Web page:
‘The serpentine form of the body and the peculiar shape of the cheek teeth make it plain that these archaeocetes [like Basilosaurus] could not possibly have been the ancestor of modern whales.’
But more generally the extent of ‘missing’ fossils (of all types) remains a very serious problem for evolutionists, because if evolution proceeds by step-wise Darwinian processes then those steps would be very small as mutations add the new information which is then supposedly selected for by the facilitating environment. If so then species themselves would not be as clearly defined as they are and we should see a blending of organisms both extant and extinct. Darwin predicted in The Origin of Species that the fossil record would in future show numerous transitional fossils, but even 150 years later, all we have are a handful of disputable examples.
Shermer mentioned that (the late) Stephen Jay Gould recognized this problem. Dr Colin Patterson, when he was senior paleontologist at the British Museum of Natural History, said ‘Yet Gould and the American Museum people are hard to contradict when they say there are no transitional fossils. … You say that I should at least “show a photo of the fossil from which each type of organism was derived.” I will lay it on the line—there is not one such fossil for which one could make a watertight argument.’ [emphasis added] When asked about this comment Patterson replied ‘I seem fated continually to make a fool of myself with creationists. … I hope that by now I have learned to be more circumspect in dealing with creationists, cryptic or overt. But I still maintain that scepticism is the scientist’s duty, however much the stance may expose us to ridicule.’ See also this further analysis of Patterson’s quote.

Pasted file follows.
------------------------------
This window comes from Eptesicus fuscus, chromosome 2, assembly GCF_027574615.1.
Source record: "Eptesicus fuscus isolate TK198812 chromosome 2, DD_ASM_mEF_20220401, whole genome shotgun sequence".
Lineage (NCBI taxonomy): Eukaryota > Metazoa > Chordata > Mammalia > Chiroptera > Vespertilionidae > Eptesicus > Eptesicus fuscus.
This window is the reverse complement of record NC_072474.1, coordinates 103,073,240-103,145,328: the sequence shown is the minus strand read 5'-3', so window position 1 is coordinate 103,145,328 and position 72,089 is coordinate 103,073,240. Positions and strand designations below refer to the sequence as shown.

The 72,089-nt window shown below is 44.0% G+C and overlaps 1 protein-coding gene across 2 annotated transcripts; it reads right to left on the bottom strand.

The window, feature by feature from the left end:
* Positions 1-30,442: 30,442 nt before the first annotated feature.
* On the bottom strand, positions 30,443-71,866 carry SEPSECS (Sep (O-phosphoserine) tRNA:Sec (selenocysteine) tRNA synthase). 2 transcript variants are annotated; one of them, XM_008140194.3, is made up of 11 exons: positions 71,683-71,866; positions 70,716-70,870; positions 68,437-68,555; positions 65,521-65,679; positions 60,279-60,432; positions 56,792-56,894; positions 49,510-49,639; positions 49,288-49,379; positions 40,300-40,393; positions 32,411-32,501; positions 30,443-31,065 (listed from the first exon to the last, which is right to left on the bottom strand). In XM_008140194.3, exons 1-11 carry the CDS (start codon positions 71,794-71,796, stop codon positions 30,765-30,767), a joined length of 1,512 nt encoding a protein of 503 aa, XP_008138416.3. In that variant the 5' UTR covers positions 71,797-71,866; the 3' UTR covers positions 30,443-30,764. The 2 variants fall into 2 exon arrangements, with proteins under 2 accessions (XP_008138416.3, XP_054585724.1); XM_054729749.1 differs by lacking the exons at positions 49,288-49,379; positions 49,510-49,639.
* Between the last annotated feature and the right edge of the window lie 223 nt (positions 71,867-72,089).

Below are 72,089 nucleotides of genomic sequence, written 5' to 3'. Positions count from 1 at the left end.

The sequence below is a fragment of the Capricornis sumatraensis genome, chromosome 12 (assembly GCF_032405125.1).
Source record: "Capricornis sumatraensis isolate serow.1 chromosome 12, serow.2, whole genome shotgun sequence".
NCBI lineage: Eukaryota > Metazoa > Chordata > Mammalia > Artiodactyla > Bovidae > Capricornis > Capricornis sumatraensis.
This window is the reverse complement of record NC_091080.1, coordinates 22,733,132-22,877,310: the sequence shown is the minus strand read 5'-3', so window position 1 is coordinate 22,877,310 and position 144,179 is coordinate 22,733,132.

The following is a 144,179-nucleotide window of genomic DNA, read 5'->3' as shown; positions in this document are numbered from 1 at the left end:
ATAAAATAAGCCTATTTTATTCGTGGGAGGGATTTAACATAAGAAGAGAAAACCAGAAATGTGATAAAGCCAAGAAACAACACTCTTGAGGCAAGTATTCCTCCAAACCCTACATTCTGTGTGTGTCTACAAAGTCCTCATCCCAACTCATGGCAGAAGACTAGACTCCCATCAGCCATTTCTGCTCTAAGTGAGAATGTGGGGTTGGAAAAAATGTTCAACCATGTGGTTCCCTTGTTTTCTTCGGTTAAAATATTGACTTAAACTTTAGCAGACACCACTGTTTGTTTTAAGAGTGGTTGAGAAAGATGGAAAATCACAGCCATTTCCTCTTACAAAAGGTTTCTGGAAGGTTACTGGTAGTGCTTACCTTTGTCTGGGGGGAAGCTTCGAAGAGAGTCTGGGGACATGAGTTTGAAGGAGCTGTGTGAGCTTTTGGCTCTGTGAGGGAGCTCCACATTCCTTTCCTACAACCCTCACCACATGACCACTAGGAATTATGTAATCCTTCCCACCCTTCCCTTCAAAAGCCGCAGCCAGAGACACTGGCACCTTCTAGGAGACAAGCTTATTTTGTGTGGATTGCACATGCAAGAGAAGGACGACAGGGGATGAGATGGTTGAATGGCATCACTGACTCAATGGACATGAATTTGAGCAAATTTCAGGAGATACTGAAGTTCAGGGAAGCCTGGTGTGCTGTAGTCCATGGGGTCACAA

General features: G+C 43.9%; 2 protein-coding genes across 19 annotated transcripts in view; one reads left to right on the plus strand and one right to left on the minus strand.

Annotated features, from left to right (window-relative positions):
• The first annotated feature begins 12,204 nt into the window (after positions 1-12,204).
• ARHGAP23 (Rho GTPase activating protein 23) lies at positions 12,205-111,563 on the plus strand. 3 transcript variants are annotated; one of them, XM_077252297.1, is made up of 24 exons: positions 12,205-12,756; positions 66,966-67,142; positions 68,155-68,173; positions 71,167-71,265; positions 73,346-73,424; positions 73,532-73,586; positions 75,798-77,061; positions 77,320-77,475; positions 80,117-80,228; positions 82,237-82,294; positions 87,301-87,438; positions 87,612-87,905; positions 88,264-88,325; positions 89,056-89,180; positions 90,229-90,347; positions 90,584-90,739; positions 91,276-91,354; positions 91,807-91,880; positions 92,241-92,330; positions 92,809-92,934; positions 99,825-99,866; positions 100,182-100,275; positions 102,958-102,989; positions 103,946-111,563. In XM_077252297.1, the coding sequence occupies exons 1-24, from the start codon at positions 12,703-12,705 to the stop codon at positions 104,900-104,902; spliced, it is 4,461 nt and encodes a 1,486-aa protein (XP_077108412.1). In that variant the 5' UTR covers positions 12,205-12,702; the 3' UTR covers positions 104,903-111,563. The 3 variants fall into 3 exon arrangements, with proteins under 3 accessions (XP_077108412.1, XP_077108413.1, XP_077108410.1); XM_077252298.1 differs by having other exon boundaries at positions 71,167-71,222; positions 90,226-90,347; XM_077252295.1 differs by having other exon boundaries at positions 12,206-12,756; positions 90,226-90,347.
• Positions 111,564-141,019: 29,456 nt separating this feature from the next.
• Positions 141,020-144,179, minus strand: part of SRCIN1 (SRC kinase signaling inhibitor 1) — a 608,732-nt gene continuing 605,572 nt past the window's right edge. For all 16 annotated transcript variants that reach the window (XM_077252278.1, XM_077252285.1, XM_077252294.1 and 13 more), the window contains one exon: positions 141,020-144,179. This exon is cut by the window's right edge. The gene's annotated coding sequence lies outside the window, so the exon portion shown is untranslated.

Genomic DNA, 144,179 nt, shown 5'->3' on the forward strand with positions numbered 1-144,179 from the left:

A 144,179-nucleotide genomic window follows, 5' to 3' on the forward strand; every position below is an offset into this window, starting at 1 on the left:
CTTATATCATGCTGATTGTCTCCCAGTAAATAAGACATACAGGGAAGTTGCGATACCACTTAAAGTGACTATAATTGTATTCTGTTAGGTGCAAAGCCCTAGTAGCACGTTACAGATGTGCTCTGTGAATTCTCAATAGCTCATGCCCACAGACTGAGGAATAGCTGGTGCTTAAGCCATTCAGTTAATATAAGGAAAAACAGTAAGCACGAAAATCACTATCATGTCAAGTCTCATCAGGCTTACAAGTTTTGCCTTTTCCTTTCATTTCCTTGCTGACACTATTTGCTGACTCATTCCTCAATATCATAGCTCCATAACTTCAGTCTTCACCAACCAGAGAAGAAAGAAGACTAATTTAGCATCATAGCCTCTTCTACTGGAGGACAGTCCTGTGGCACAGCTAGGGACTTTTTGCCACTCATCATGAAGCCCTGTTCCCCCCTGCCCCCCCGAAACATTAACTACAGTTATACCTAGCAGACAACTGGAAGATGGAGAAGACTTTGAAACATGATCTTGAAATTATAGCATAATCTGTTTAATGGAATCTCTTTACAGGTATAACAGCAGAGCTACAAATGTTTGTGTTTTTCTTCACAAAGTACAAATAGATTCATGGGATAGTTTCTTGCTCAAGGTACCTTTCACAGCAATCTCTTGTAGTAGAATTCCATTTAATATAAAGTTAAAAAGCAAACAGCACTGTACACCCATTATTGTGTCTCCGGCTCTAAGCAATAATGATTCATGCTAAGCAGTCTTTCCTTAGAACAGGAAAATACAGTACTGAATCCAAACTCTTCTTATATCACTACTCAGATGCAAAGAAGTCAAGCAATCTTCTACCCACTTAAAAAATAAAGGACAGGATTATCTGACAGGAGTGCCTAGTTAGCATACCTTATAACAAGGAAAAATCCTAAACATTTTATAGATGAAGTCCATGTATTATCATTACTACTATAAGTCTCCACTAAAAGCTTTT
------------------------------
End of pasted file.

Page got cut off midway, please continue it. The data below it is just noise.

Shermer claimed creationists say the abundance of fossils that suddenly appeared in the so-called Cambrian ‘explosion’ was some sort of creation ex nihilo. That is the first time I have ever heard that and I have been a creationist 30 years.
Shermer said it was an error to say that humans evolved from apes: ‘If we evolved from apes, why are there still apes today?’ He pointed out that humans didn’t descend from apes, but that apes and humans share a common ancestor. However, the evolutionary paleontologist G.G. Simpson had no time for this ‘pussyfooting’, as he called it. He said, ‘In fact, that earlier ancestor would certainly be called an ape or monkey in popular speech by anyone who saw it. Since the terms ape and monkey are defined by popular usage, man’s ancestors were apes or monkeys (or successively both). It is pusillanimous [mean-spirited] if not dishonest for an informed investigator to say otherwise.’ In any case, creationists have long argued against such an argument, which again shows how little research Shermer has done.
Shermer dragged out the vestigial organs citing human appendix, tail bone, male nipples and wings on flightless birds as examples that evolution had no need of. I don’t know where he has been but it is known from science that the appendix is part of the immune system, strategically located at the entrance of the almost sterile ileum from the colon with its normally high bacterial content. Recent research shows that it’s a safe house for bacteria so the colon can be repopulated with beneficial bacteria after dysentery has cleared them out. The tonsils have a similar immune function in the entrance to the pharynx.